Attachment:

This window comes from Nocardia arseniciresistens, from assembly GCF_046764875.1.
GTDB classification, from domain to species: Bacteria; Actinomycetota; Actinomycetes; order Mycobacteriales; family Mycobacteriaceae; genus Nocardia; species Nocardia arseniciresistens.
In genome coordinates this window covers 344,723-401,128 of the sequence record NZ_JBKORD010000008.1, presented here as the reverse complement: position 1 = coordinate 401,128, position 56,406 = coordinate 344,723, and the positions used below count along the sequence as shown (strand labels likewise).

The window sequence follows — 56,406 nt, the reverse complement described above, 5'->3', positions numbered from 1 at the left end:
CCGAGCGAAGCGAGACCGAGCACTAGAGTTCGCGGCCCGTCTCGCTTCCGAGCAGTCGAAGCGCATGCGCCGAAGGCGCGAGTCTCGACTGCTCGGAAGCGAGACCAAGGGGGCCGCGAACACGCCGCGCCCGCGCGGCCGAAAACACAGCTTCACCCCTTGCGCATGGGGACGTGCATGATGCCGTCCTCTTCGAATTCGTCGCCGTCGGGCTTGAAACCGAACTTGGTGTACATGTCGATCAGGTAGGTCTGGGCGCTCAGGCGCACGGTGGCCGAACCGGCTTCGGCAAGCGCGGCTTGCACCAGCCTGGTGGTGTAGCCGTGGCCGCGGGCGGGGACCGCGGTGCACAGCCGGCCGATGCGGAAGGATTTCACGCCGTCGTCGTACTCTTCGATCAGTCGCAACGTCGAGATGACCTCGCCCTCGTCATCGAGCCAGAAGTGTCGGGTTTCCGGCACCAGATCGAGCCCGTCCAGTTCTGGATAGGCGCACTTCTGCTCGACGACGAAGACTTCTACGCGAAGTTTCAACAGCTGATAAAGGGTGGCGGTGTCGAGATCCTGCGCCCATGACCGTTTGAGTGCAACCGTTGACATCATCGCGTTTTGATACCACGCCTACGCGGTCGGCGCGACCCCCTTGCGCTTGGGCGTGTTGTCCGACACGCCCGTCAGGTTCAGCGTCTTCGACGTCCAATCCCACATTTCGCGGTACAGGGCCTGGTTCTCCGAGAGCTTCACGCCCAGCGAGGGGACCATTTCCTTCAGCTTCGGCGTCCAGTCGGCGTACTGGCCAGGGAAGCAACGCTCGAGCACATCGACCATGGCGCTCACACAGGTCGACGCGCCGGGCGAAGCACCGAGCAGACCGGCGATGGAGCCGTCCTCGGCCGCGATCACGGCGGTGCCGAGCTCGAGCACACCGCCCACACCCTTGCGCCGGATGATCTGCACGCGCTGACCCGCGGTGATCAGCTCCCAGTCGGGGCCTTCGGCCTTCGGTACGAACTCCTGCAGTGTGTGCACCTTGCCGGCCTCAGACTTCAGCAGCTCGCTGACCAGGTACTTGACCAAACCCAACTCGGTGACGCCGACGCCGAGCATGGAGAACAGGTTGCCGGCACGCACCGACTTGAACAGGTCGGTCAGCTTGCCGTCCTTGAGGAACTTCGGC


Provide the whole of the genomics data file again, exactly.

This window comes from Nocardia arseniciresistens, from assembly GCF_046764875.1.
GTDB classification, from domain to species: Bacteria; Actinomycetota; Actinomycetes; order Mycobacteriales; family Mycobacteriaceae; genus Nocardia; species Nocardia arseniciresistens.
In genome coordinates this window covers 344,723-401,128 of the sequence record NZ_JBKORD010000008.1, presented here as the reverse complement: position 1 = coordinate 401,128, position 56,406 = coordinate 344,723, and the positions used below count along the sequence as shown (strand labels likewise).

The window sequence follows — 56,406 nt, the reverse complement described above, 5'->3', positions numbered from 1 at the left end:
CCGAGCGAAGCGAGACCGAGCACTAGAGTTCGCGGCCCGTCTCGCTTCCGAGCAGTCGAAGCGCATGCGCCGAAGGCGCGAGTCTCGACTGCTCGGAAGCGAGACCAAGGGGGCCGCGAACACGCCGCGCCCGCGCGGCCGAAAACACAGCTTCACCCCTTGCGCATGGGGACGTGCATGATGCCGTCCTCTTCGAATTCGTCGCCGTCGGGCTTGAAACCGAACTTGGTGTACATGTCGATCAGGTAGGTCTGGGCGCTCAGGCGCACGGTGGCCGAACCGGCTTCGGCAAGCGCGGCTTGCACCAGCCTGGTGGTGTAGCCGTGGCCGCGGGCGGGGACCGCGGTGCACAGCCGGCCGATGCGGAAGGATTTCACGCCGTCGTCGTACTCTTCGATCAGTCGCAACGTCGAGATGACCTCGCCCTCGTCATCGAGCCAGAAGTGTCGGGTTTCCGGCACCAGATCGAGCCCGTCCAGTTCTGGATAGGCGCACTTCTGCTCGACGACGAAGACTTCTACGCGAAGTTTCAACAGCTGATAAAGGGTGGCGGTGTCGAGATCCTGCGCCCATGACCGTTTGAGTGCAACCGTTGACATCATCGCGTTTTGATACCACGCCTACGCGGTCGGCGCGACCCCCTTGCGCTTGGGCGTGTTGTCCGACACGCCCGTCAGGTTCAGCGTCTTCGACGTCCAATCCCACATTTCGCGGTACAGGGCCTGGTTCTCCGAGAGCTTCACGCCCAGCGAGGGGACCATTTCCTTCAGCTTCGGCGTCCAGTCGGCGTACTGGCCAGGGAAGCAACGCTCGAGCACATCGACCATGGCGCTCACACAGGTCGACGCGCCGGGCGAAGCACCGAGCAGACCGGCGATGGAGCCGTCCTCGGCCGCGATCACGGCGGTGCCGAGCTCGAGCACACCGCCCACACCCTTGCGCCGGATGATCTGCACGCGCTGACCCGCGGTGATCAGCTCCCAGTCGGGGCCTTCGGCCTTCGGTACGAACTCCTGCAGTGTGTGCACCTTGCCGGCCTCAGACTTCAGCAGCTCGCTGACCAGGTACTTGACCAAACCCAACTCGGTGACGCCGACGCCGAGCATGGAGAACAGGTTGCCGGCACGCACCGACTTGAACAGGTCGGTCAGCTTGCCGTCCTTGAGGAACTTCGGC